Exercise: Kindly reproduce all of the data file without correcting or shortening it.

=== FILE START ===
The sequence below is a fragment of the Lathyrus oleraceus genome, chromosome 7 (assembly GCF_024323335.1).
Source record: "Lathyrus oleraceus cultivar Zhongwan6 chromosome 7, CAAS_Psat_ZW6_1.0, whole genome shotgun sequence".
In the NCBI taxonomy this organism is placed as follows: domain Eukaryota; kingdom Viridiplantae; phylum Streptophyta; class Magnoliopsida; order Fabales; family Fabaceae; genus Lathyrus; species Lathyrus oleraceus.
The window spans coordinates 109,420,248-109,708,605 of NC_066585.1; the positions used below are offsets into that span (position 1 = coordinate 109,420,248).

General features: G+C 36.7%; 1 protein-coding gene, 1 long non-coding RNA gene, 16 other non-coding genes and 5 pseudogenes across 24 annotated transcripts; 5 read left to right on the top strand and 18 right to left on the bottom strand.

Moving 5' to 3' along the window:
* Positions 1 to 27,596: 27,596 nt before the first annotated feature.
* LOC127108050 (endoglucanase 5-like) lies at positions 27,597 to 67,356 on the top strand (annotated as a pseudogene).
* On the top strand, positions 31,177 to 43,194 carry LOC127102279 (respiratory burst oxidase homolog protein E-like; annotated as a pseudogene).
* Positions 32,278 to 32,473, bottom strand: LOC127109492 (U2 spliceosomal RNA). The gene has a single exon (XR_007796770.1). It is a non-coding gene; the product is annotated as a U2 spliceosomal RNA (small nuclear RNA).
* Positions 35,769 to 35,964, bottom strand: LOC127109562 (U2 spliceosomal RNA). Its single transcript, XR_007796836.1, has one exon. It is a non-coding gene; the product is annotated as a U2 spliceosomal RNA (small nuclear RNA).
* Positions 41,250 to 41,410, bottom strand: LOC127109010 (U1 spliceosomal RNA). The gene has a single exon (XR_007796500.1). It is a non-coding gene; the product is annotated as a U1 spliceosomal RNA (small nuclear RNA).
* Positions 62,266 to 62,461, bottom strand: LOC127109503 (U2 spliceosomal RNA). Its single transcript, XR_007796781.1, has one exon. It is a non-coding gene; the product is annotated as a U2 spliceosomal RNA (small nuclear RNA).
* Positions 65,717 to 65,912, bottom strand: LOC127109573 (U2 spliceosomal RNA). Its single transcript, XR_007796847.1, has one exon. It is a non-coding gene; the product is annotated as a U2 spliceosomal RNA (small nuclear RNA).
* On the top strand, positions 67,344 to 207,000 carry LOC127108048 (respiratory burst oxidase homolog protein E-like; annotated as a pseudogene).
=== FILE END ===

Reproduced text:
The sequence below is a fragment of the Lathyrus oleraceus genome, chromosome 7 (assembly GCF_024323335.1).
Source record: "Lathyrus oleraceus cultivar Zhongwan6 chromosome 7, CAAS_Psat_ZW6_1.0, whole genome shotgun sequence".
In the NCBI taxonomy this organism is placed as follows: domain Eukaryota; kingdom Viridiplantae; phylum Streptophyta; class Magnoliopsida; order Fabales; family Fabaceae; genus Lathyrus; species Lathyrus oleraceus.
The window spans coordinates 109,420,248-109,708,605 of NC_066585.1; the positions used below are offsets into that span (position 1 = coordinate 109,420,248).

General features: G+C 36.7%; 1 protein-coding gene, 1 long non-coding RNA gene, 16 other non-coding genes and 5 pseudogenes across 24 annotated transcripts; 5 read left to right on the top strand and 18 right to left on the bottom strand.

Moving 5' to 3' along the window:
* Positions 1 to 27,596: 27,596 nt before the first annotated feature.
* LOC127108050 (endoglucanase 5-like) lies at positions 27,597 to 67,356 on the top strand (annotated as a pseudogene).
* On the top strand, positions 31,177 to 43,194 carry LOC127102279 (respiratory burst oxidase homolog protein E-like; annotated as a pseudogene).
* Positions 32,278 to 32,473, bottom strand: LOC127109492 (U2 spliceosomal RNA). The gene has a single exon (XR_007796770.1). It is a non-coding gene; the product is annotated as a U2 spliceosomal RNA (small nuclear RNA).
* Positions 35,769 to 35,964, bottom strand: LOC127109562 (U2 spliceosomal RNA). Its single transcript, XR_007796836.1, has one exon. It is a non-coding gene; the product is annotated as a U2 spliceosomal RNA (small nuclear RNA).
* Positions 41,250 to 41,410, bottom strand: LOC127109010 (U1 spliceosomal RNA). The gene has a single exon (XR_007796500.1). It is a non-coding gene; the product is annotated as a U1 spliceosomal RNA (small nuclear RNA).
* Positions 62,266 to 62,461, bottom strand: LOC127109503 (U2 spliceosomal RNA). Its single transcript, XR_007796781.1, has one exon. It is a non-coding gene; the product is annotated as a U2 spliceosomal RNA (small nuclear RNA).
* Positions 65,717 to 65,912, bottom strand: LOC127109573 (U2 spliceosomal RNA). Its single transcript, XR_007796847.1, has one exon. It is a non-coding gene; the product is annotated as a U2 spliceosomal RNA (small nuclear RNA).
* On the top strand, positions 67,344 to 207,000 carry LOC127108048 (respiratory burst oxidase homolog protein E-like; annotated as a pseudogene).